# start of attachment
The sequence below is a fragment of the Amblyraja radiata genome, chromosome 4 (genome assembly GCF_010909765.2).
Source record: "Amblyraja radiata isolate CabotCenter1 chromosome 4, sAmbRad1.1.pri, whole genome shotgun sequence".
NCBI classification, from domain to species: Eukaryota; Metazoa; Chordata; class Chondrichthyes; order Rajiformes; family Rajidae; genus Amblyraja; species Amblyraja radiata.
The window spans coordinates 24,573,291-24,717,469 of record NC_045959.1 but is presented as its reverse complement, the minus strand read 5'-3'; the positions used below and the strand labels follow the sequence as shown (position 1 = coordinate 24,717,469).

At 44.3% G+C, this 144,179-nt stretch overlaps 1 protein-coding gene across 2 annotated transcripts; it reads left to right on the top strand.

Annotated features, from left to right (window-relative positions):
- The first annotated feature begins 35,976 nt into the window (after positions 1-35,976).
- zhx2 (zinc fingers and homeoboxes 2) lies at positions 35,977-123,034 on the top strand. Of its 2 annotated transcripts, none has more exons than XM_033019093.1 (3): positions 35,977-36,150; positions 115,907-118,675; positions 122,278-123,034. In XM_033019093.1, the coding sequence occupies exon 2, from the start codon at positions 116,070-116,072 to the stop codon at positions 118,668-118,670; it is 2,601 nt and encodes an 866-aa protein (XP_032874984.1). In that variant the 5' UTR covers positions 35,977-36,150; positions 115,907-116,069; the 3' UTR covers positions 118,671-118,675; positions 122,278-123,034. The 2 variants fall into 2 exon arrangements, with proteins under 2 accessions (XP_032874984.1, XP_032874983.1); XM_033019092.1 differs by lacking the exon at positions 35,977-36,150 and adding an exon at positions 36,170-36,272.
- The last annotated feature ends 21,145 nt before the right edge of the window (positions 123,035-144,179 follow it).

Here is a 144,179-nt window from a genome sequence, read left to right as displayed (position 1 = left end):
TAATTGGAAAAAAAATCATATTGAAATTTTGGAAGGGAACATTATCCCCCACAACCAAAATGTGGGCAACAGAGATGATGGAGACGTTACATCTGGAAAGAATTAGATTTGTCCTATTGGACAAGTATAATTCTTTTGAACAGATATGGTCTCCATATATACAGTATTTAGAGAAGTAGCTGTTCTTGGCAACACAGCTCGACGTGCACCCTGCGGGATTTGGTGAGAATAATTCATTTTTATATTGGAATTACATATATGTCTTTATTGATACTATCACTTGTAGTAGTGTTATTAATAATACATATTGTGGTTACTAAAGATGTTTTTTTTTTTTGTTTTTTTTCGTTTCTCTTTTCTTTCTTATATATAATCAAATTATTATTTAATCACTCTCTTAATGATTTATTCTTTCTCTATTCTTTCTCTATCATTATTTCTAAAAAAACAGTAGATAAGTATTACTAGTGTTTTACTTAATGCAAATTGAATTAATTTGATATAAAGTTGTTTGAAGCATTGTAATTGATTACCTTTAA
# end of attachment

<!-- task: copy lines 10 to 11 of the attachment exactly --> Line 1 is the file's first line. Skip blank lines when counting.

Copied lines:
Here is a 144,179-nt window from a genome sequence, read left to right as displayed (position 1 = left end):
TAATTGGAAAAAAAATCATATTGAAATTTTGGAAGGGAACATTATCCCCCACAACCAAAATGTGGGCAACAGAGATGATGGAGACGTTACATCTGGAAAGAATTAGATTTGTCCTATTGGACAAGTATAATTCTTTTGAACAGATATGGTCTCCATATATACAGTATTTAGAGAAGTAGCTGTTCTTGGCAACACAGCTCGACGTGCACCCTGCGGGATTTGGTGAGAATAATTCATTTTTATATTGGAATTACATATATGTCTTTATTGATACTATCACTTGTAGTAGTGTTATTAATAATACATATTGTGGTTACTAAAGATGTTTTTTTTTTTTGTTTTTTTTCGTTTCTCTTTTCTTTCTTATATATAATCAAATTATTATTTAATCACTCTCTTAATGATTTATTCTTTCTCTATTCTTTCTCTATCATTATTTCTAAAAAAACAGTAGATAAGTATTACTAGTGTTTTACTTAATGCAAATTGAATTAATTTGATATAAAGTTGTTTGAAGCATTGTAATTGATTACCTTTAA